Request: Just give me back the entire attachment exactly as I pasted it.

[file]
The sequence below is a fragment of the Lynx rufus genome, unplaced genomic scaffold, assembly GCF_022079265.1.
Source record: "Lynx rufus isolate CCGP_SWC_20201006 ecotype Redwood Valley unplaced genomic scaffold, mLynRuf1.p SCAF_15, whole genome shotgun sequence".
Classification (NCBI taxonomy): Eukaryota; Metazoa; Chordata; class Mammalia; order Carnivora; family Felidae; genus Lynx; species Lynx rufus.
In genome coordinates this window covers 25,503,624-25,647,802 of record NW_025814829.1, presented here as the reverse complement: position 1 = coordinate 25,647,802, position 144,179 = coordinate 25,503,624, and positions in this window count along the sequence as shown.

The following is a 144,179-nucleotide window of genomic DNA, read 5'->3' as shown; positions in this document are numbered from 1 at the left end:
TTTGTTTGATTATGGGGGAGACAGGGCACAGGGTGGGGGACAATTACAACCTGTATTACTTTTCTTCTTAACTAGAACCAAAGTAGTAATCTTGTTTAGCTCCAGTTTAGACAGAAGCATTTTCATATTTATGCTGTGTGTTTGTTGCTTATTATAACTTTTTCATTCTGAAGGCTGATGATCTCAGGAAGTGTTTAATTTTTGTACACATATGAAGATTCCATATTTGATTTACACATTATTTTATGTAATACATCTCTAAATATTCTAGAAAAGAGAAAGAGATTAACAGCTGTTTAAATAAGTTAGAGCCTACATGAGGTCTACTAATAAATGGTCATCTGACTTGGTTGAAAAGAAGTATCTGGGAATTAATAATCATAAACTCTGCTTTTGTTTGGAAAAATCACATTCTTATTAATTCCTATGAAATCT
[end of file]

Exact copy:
The sequence below is a fragment of the Lynx rufus genome, unplaced genomic scaffold, assembly GCF_022079265.1.
Source record: "Lynx rufus isolate CCGP_SWC_20201006 ecotype Redwood Valley unplaced genomic scaffold, mLynRuf1.p SCAF_15, whole genome shotgun sequence".
Classification (NCBI taxonomy): Eukaryota; Metazoa; Chordata; class Mammalia; order Carnivora; family Felidae; genus Lynx; species Lynx rufus.
In genome coordinates this window covers 25,503,624-25,647,802 of record NW_025814829.1, presented here as the reverse complement: position 1 = coordinate 25,647,802, position 144,179 = coordinate 25,503,624, and positions in this window count along the sequence as shown.

The following is a 144,179-nucleotide window of genomic DNA, read 5'->3' as shown; positions in this document are numbered from 1 at the left end:
TTTGTTTGATTATGGGGGAGACAGGGCACAGGGTGGGGGACAATTACAACCTGTATTACTTTTCTTCTTAACTAGAACCAAAGTAGTAATCTTGTTTAGCTCCAGTTTAGACAGAAGCATTTTCATATTTATGCTGTGTGTTTGTTGCTTATTATAACTTTTTCATTCTGAAGGCTGATGATCTCAGGAAGTGTTTAATTTTTGTACACATATGAAGATTCCATATTTGATTTACACATTATTTTATGTAATACATCTCTAAATATTCTAGAAAAGAGAAAGAGATTAACAGCTGTTTAAATAAGTTAGAGCCTACATGAGGTCTACTAATAAATGGTCATCTGACTTGGTTGAAAAGAAGTATCTGGGAATTAATAATCATAAACTCTGCTTTTGTTTGGAAAAATCACATTCTTATTAATTCCTATGAAATCT